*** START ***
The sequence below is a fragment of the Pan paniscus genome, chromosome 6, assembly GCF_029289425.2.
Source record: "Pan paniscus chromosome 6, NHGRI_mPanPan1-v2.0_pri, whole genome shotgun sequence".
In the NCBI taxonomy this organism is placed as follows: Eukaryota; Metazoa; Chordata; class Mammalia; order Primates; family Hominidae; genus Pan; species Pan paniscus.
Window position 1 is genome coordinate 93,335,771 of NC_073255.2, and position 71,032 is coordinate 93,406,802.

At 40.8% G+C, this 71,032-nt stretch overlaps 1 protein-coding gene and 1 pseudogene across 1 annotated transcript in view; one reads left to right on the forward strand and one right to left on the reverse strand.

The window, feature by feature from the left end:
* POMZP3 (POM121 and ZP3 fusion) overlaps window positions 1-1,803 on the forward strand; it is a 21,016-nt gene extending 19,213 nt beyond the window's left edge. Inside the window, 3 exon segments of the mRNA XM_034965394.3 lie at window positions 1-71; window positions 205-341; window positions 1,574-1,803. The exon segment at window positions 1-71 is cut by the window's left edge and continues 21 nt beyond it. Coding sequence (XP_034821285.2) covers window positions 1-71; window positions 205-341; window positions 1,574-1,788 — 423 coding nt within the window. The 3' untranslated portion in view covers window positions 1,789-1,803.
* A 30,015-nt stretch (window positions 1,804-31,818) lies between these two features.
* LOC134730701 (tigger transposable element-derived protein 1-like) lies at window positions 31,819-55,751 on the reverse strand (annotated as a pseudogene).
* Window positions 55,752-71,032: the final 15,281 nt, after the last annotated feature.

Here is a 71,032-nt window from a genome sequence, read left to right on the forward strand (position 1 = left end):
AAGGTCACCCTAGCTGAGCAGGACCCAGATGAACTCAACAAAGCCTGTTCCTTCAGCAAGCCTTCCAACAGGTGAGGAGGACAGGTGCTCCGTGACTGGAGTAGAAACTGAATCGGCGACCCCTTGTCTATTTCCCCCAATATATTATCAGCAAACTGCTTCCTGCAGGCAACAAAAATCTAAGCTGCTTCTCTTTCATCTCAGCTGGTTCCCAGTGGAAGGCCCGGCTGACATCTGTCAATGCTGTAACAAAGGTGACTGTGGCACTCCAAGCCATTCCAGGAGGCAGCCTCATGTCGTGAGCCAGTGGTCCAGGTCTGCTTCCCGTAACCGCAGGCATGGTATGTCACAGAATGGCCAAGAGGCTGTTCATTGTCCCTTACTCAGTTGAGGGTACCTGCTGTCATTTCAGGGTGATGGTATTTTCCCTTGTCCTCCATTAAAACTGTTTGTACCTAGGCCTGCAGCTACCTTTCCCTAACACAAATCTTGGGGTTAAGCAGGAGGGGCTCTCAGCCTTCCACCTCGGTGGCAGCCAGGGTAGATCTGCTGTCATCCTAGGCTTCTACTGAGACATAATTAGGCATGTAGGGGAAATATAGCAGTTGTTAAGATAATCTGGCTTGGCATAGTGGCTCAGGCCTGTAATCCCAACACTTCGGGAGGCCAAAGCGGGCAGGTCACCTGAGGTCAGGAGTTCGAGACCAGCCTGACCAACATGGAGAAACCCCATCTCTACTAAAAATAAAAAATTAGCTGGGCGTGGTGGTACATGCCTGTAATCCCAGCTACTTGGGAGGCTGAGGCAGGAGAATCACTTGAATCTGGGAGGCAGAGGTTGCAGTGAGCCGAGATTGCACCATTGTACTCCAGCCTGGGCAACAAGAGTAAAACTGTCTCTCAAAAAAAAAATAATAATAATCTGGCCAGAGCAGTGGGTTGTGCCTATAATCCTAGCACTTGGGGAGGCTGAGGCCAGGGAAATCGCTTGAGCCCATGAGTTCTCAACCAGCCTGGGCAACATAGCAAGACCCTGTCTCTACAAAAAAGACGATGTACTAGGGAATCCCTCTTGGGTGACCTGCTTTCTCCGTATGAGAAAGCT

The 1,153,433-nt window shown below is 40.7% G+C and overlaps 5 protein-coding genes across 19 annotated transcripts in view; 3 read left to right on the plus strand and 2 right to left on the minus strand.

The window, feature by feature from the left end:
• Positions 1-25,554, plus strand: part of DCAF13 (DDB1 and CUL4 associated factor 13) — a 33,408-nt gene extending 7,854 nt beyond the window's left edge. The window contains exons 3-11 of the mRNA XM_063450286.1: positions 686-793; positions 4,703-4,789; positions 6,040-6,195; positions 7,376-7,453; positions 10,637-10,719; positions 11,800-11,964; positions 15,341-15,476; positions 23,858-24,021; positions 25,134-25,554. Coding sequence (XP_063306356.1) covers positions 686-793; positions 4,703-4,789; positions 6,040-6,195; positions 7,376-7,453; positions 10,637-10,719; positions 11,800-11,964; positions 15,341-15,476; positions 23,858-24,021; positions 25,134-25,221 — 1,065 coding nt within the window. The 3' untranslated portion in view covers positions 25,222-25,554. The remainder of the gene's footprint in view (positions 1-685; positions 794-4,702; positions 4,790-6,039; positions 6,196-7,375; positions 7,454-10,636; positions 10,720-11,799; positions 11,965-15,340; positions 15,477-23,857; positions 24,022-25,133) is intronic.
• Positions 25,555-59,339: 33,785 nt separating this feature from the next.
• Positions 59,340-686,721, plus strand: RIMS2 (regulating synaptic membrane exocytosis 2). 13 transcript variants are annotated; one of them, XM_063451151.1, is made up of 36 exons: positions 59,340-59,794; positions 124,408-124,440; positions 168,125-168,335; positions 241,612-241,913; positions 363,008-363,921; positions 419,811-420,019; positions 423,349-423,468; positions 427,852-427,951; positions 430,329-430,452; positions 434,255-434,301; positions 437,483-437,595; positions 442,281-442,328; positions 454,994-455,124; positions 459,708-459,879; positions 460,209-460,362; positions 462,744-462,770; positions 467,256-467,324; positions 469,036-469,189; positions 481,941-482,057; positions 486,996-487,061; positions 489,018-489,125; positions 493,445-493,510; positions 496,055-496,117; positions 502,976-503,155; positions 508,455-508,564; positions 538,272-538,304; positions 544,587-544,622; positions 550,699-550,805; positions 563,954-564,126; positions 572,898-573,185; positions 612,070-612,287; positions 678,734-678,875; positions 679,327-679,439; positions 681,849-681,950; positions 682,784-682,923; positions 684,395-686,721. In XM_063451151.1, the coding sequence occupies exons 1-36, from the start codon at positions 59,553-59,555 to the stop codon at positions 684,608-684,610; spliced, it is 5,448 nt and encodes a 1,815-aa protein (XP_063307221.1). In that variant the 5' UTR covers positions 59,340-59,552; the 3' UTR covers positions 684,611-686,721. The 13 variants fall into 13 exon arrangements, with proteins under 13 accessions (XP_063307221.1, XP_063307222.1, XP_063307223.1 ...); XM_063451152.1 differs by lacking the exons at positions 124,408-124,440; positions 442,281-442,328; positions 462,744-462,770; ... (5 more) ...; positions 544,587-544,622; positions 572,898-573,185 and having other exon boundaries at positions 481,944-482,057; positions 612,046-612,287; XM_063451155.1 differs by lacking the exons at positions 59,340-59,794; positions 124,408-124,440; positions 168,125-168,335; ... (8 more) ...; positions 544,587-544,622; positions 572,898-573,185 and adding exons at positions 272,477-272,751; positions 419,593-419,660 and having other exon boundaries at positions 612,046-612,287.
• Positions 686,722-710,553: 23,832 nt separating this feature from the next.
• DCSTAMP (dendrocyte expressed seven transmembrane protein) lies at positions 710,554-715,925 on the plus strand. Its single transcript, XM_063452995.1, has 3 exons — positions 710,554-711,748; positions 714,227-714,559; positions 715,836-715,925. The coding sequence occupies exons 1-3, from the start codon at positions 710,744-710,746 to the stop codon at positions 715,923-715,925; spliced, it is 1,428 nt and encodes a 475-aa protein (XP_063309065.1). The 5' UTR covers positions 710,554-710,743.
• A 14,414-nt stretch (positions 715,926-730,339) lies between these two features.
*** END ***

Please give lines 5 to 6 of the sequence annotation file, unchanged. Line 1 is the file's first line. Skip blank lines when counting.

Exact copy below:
At 40.8% G+C, this 71,032-nt stretch overlaps 1 protein-coding gene and 1 pseudogene across 1 annotated transcript in view; one reads left to right on the forward strand and one right to left on the reverse strand.

The window, feature by feature from the left end: